The Marvel movies are an unstoppable juggernaut at this point, a monster express train generating billions annually. As an added bonus, they’re mostly damn good movies despite some early hiccups in the process. The stepchild of this universe has always been James Gunn’s deliriously goofy, yet brilliantly assembled Guardians of the Galaxy, a wacky, exciting and endearing adventure tale revolving around a collection of alien misfits (plus one human) who come together to save the universe. It’s a radical departure from the machinations and occasional grimness of the earthbound Marvel tales, and that departure is a welcome one.
That tone continues in the sequel, Guardians of the Galaxy, Vol. 2. With Gunn once again tasked with writing and directing, Vol. 2 delves deeper into the mysterious origins of Peter Quill (Chris Pratt), as well as deepening the relationships of his delightful collection of lunatics, Gamora (Zoe Saldana), Drax (Dave Bautista), Rocket (fantastically voiced by Bradley Cooper), and Groot, now in baby form after his sacrifice in the first film (with a baby version of his voice again performed by Vin Diesel). This time, while on the run from a collective of gold-skinned aliens that they’ve had the misfortune to double-cross, they encounter a Peter’s father, played with a brilliant sort of laid-back intensity by the always-welcome Kurt Russell (an actor who is somehow both ubiquitous as well as underappreciated). This results in the exploration of a strange new world, and a new, unexpected danger that threatens both the Guardians as well as the rest of the galaxy.
And goddamn, it is fucking fun. Vol. 2 brings the whole damn band back together — Yondu (Michael Rooker) and his Ravagers, and Gamora’s psychotic sister Nebula (Karen Gillian). There’s a host of other recognizable faces, some of them surprises, some not, but all of them contributing in some fashion to making another hilarious, fantastical, breathless adventure tale of intergalactic derring-do. Gunn is in prime form, easily guiding the audience through a story that’s equal parts action and comedy, and both parts are absolutely sublime. Baby Groot will be the highlight of the comedic aspect, with a couple of scenes literally making me laugh until I was having trouble breathing. Vol. 2 is funny as hell, playing off the idea of a group of madcap renegades perfectly. If the Fast and Furious franchise has you at times rolling your eyes at their slavering devotion to the concept of family, Guardians of the Galaxy is the salve for your cynical soul. It’s an homage to familial love, but it does so with all of the bitterness and bickering and rowdy, unruly weirdness that comes with a real family. The Guardians are relentless in their ability to make one another uncomfortable or angry, and it ties itself together flawlessly with those relationships. These people love each other, even if they don’t always like each other, and they will literally travel to the end of the universe to help one another… but don’t think they won’t give each other shit for it.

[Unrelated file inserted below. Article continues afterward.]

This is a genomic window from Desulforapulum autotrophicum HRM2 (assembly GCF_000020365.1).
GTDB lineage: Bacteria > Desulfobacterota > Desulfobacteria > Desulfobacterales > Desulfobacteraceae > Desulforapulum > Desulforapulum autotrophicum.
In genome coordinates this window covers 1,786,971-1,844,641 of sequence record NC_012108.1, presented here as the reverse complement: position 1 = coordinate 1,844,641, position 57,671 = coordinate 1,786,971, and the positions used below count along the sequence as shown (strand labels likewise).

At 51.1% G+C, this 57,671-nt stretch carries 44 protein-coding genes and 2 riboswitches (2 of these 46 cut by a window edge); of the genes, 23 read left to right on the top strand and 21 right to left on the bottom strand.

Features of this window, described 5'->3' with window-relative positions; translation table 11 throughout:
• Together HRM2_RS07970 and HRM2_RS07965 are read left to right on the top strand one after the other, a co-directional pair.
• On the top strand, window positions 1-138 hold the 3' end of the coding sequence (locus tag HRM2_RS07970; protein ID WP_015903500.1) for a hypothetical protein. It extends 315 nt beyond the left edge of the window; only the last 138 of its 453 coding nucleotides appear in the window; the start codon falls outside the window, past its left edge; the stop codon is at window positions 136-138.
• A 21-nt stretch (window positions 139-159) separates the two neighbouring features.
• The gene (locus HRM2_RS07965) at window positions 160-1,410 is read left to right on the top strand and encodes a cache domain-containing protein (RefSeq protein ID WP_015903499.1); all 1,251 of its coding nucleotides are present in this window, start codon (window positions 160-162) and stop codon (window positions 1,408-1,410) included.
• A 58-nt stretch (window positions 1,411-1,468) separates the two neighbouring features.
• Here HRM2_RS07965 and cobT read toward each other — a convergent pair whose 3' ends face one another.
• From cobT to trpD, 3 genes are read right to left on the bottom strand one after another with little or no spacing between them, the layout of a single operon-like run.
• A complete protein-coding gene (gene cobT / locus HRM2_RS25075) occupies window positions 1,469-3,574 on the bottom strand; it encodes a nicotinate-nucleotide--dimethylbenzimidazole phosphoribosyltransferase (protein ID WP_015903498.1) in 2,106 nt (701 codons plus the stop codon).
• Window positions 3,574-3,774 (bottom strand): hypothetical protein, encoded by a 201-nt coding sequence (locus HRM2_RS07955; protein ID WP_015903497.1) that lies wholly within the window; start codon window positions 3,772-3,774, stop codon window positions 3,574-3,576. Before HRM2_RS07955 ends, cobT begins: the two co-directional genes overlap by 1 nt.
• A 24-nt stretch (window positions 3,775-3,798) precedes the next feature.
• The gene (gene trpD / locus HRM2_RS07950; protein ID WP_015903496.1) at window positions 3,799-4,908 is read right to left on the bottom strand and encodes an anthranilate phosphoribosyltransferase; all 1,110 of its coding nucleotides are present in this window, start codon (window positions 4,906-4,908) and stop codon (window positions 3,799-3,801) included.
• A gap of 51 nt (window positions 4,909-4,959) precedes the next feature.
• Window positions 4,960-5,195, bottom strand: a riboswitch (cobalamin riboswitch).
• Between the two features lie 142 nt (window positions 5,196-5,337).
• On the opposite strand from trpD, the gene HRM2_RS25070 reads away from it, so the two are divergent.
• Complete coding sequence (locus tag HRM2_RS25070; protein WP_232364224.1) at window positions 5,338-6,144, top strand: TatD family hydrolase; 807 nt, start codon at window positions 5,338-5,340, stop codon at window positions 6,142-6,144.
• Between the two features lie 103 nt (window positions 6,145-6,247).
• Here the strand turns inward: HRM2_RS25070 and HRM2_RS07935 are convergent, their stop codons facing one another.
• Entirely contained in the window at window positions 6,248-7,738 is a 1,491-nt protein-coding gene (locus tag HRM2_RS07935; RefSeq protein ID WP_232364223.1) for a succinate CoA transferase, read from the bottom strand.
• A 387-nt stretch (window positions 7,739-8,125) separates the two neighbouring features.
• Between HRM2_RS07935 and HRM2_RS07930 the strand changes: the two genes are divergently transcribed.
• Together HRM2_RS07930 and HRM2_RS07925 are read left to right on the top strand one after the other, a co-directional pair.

The special effects have been ratcheted way up in this entry, to the point where the films chaotic climax is perhaps a little bit too much. It becomes a typical visual effects orgy, replete with unrecognizable shapes smashing into one another, and it loses itself in its own need for bigger and brighter. It saves itself through those characters, though, keeping the dialogue and the character development zipping along through it all. It leaves no character behind, too — a miracle, really in these days of ensemble hero films. Each one of them has their turn to live and learn, to shine and become better and to develop as we progress. As a result, there is just enough of a dramatic element to make you care deeply about the characters, and its emotional beats feel genuine and resonate heavily with the audience. That’s Gunn’s greatest gift to this franchise — he’s made a wild, nutty collection of weird heroes who go on space adventures, yet he also hits that sweet spot where it’s more than that, where you care about them and are affected by their highs and lows appropriately. The drama doesn’t feel manufactured, it feels real — like a real family that can’t quite connect with each other, can’t quite convey their affection, so they demonstrate it through actions and through sarcasm.
All of that said, Guardians also feels very familiar to its predecessor. The characters each have their arcs, but their overall circumstances don’t change much over the course of the film. This isn’t a world-shaker like Civil War, but that’s OK — there’s something to be said for a film that tells its own story, and isn’t so determined to be tied into the larger cinematic universe. One of Marvel’s biggest stumbles is its refusal to let its films stand on their own, and instead clumsily shoehorning their stories into the larger landscape and the long-term story arcs. Guardians, other than the occasional reference to Thanos, is largely free from that and gets to be its own, organic, individual story. Couple that with Gunn’s terrific script and characterizations, and you’ve got the ideal scenario, one where action, comedy, drama, and technical wizardry blend seamlessly together to make one of the most satisfying and enjoyable movies of the year so far.